“Observers, seduced by the simplicity of the metric, have elevated market share as the sole driver of financial performance to a position that far exceeds reality,” Wolf writes. “Indeed, there appears to be no correlation between market share and the viability of a platform. In surveying the variables that determine the viability of a platform, we would argue that the breadth and depth of the platform’s application library and ecosystem play a far more important role than does market share.”
The Mac, though its market share was never large, especially when compared to the well over 90% marketshare of Microsoft Windows-based PCs, had always attracted an incredibly talented, incredibly dedicated group of developers who cared deeply about things like design and user experience. OS X enjoyed not only the traditional Mac OS community, but the NeXT one as well. That talent share always felt disproportionate to the market share. Massively. And a lot of those developers, and new developers influenced by them, not only wanted iPhones and iPads, but wanted to create software for them.
Interesting to read about Mac OS X development at the past tense.
Google is winning market share. Apple is winning profit share. What is more interesting than owning a unprofitable market segment?
“Prior to iPad mini 2 launch, Apple might roll out a more affordable iPad mini to compete with Android products. To cut costs, Apple might push for lower component prices, use a more advanced process to produce the A5 processor, simplify metal casing production, remove the rear camera, cut storage to 8GB and find more component suppliers to lower costs. We think this cheaper iPad mini retail for US$199~249.”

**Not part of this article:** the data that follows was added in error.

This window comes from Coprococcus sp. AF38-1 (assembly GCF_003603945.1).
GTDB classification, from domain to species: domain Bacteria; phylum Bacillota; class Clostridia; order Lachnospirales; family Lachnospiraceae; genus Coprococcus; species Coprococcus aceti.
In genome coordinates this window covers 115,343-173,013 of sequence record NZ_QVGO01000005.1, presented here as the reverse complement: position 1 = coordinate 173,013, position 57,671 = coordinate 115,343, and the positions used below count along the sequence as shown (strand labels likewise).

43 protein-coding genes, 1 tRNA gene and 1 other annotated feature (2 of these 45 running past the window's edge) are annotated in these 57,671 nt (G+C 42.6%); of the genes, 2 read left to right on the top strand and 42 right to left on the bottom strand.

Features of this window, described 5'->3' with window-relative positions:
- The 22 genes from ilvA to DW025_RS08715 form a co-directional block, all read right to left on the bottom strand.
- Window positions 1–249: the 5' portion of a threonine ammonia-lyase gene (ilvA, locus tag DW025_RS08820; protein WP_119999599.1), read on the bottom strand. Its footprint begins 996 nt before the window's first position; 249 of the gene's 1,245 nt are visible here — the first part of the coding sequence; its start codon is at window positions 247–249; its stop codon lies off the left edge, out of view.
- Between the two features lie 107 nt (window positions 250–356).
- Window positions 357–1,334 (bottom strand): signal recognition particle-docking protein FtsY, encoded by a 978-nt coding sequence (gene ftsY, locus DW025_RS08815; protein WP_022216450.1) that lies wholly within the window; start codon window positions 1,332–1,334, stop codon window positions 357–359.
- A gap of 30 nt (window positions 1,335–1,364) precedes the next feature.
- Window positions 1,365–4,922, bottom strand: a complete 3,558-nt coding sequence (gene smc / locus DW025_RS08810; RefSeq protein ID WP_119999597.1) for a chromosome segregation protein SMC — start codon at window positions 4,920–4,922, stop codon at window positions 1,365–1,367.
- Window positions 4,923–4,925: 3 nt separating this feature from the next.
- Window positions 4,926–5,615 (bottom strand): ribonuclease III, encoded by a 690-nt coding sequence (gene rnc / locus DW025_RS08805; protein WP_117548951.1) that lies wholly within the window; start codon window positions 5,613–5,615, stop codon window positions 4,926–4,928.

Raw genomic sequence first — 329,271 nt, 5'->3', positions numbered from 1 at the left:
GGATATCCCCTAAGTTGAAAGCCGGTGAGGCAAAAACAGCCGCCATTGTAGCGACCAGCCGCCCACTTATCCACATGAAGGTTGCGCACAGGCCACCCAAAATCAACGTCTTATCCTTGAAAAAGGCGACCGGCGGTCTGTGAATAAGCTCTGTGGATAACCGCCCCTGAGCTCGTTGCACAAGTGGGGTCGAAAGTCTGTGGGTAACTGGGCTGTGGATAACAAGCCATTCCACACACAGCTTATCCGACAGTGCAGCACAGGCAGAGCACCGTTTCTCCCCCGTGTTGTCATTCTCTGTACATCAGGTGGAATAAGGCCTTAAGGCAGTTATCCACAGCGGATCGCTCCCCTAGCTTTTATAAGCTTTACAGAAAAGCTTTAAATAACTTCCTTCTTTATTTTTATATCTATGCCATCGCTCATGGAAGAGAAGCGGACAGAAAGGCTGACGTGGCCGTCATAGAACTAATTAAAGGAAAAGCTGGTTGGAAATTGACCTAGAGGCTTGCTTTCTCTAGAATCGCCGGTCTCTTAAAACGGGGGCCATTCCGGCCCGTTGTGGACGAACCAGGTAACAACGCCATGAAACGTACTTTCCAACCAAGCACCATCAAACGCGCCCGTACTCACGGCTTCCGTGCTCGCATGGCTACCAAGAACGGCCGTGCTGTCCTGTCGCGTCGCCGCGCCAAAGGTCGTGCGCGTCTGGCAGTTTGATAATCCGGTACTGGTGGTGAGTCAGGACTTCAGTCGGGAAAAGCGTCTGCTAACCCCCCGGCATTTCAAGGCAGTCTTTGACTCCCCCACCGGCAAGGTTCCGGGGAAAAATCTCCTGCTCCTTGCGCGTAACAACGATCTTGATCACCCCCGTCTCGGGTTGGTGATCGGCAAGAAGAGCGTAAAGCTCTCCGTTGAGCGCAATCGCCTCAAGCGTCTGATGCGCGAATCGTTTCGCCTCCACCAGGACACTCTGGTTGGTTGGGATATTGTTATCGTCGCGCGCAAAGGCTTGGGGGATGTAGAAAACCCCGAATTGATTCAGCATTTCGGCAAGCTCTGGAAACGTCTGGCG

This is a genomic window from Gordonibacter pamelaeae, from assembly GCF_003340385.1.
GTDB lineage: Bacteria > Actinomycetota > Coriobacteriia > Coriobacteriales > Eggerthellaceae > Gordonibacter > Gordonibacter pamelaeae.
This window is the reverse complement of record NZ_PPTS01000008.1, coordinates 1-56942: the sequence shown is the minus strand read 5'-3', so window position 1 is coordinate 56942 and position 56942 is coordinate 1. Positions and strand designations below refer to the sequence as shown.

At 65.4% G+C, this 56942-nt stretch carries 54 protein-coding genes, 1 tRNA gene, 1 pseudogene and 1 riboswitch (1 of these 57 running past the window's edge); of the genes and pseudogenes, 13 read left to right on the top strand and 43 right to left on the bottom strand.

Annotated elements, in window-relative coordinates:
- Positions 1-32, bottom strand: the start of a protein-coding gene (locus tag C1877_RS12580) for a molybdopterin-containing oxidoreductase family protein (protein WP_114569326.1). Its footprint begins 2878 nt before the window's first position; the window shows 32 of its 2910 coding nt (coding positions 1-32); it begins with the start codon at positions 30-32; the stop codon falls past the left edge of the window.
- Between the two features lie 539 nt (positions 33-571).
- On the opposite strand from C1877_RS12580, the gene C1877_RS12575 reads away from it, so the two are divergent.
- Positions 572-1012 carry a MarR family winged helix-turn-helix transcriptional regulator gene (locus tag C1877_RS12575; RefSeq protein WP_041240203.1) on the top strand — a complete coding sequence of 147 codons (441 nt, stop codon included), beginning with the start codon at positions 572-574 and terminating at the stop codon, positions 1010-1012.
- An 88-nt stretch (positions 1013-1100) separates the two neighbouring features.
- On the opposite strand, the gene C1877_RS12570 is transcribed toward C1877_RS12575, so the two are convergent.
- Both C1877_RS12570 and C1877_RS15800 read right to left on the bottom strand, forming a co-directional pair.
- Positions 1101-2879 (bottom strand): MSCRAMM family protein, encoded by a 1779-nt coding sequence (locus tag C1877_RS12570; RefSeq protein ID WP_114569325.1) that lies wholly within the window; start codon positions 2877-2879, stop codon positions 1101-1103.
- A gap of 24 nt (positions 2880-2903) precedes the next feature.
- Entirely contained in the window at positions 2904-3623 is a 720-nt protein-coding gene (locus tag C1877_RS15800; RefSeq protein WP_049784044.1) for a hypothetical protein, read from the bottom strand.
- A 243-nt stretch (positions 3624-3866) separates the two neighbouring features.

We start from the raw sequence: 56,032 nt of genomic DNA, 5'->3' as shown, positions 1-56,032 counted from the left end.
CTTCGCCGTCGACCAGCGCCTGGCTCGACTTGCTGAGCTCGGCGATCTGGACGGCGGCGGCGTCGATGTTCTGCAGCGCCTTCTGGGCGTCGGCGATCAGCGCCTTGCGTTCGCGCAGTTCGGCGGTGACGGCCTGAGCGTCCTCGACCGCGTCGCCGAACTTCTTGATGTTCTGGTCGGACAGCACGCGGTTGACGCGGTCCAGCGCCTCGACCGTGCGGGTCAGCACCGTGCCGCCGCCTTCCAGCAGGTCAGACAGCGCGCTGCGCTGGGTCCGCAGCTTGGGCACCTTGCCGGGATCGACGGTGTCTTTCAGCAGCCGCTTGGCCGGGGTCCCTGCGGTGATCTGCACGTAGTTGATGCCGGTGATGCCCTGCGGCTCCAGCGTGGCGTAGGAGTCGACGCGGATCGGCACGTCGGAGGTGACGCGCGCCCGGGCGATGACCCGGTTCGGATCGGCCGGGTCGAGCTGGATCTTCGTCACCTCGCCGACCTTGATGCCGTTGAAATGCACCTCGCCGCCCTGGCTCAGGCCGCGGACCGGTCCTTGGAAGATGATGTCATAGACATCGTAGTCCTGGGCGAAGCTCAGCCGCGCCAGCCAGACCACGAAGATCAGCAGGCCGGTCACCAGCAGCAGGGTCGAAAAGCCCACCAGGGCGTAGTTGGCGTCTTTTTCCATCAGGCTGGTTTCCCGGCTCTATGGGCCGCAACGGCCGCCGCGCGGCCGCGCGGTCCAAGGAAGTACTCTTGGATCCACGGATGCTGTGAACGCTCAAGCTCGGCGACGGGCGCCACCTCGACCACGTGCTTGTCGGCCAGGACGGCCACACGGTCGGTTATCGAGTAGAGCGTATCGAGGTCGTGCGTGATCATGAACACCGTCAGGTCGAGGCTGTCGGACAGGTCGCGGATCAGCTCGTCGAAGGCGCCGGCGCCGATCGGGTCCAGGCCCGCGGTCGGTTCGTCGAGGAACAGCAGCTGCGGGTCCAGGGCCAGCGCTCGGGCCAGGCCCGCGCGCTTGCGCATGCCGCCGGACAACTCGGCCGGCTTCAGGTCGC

KGI Securities analyst Ming-Chi Kuo
He doesn’t get it. Apple don’t fight at the low end. The iPad mini is still in pretty much high demand. Why is it so hard to understand?
Stumbled upon this Apple Core forum post this morning: I think Apple has defeated Android in its “thermonuclear war”.
Everybody knows that Android has a much higher market share than iOS. However, does that mean Android has won the platform war? It depends on the question of “What is the most important goal for a platform?” There are many important goals to achieve other than market share, such as profits, advertising revenue, profits to develepers and more. It has been widely believed that achieving a single goal of getting high market share will automatically help the platform to achieve other goals. Contrary to this common belief, according to John Kirk from techpinions.com, market share is only ONE are where Android is ahead of iOS
Here are a few other goals worth mentionning where iOS is clearly winning:
- Mobile market profits
- Adoption of system updates
- Accessories market
- Apps quality
- Ecosystem contents (iTunes,iBookstore,AppStore,iTunesU)
- Profits to developers
- Ads revenues
- BYOD (enterprise adoption too)
- User retention
Android market share is remarkable but not very profitable.